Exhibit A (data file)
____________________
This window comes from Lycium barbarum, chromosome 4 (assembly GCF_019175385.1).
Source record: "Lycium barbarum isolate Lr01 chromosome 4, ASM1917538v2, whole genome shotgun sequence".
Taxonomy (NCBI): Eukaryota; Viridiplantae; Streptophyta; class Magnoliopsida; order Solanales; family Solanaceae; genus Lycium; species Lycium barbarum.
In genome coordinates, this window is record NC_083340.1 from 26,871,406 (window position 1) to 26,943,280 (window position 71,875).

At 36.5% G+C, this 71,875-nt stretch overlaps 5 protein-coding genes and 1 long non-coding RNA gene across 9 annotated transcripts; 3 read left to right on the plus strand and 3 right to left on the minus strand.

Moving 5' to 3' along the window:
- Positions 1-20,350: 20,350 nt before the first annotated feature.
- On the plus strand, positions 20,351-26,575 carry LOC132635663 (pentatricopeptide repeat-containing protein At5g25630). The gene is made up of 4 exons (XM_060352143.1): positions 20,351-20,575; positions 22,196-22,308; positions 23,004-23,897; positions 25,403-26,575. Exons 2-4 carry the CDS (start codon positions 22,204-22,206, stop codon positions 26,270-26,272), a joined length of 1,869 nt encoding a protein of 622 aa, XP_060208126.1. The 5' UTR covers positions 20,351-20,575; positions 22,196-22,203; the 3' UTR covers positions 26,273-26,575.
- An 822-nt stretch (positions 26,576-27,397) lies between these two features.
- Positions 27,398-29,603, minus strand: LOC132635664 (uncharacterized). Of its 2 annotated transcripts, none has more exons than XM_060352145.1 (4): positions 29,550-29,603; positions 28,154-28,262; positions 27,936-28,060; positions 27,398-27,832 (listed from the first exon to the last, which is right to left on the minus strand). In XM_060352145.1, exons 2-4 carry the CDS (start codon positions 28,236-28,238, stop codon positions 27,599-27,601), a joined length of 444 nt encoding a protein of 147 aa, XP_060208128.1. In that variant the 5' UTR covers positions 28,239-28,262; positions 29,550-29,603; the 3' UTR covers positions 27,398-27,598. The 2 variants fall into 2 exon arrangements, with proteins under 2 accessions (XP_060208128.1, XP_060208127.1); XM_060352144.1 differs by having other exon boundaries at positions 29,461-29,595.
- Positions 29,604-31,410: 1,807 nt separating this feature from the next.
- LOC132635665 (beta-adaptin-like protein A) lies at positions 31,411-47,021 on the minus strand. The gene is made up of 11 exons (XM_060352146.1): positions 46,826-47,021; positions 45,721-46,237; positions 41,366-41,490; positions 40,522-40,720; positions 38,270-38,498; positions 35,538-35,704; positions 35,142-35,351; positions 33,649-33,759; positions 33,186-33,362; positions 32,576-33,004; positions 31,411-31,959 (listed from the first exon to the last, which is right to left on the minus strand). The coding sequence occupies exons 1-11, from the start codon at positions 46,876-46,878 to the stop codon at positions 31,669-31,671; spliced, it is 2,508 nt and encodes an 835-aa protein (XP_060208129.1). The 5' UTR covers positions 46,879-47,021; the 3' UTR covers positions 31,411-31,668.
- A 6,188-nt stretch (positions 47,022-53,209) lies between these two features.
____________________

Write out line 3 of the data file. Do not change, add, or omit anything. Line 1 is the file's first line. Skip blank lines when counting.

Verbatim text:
Taxonomy (NCBI): Eukaryota; Viridiplantae; Streptophyta; class Magnoliopsida; order Solanales; family Solanaceae; genus Lycium; species Lycium barbarum.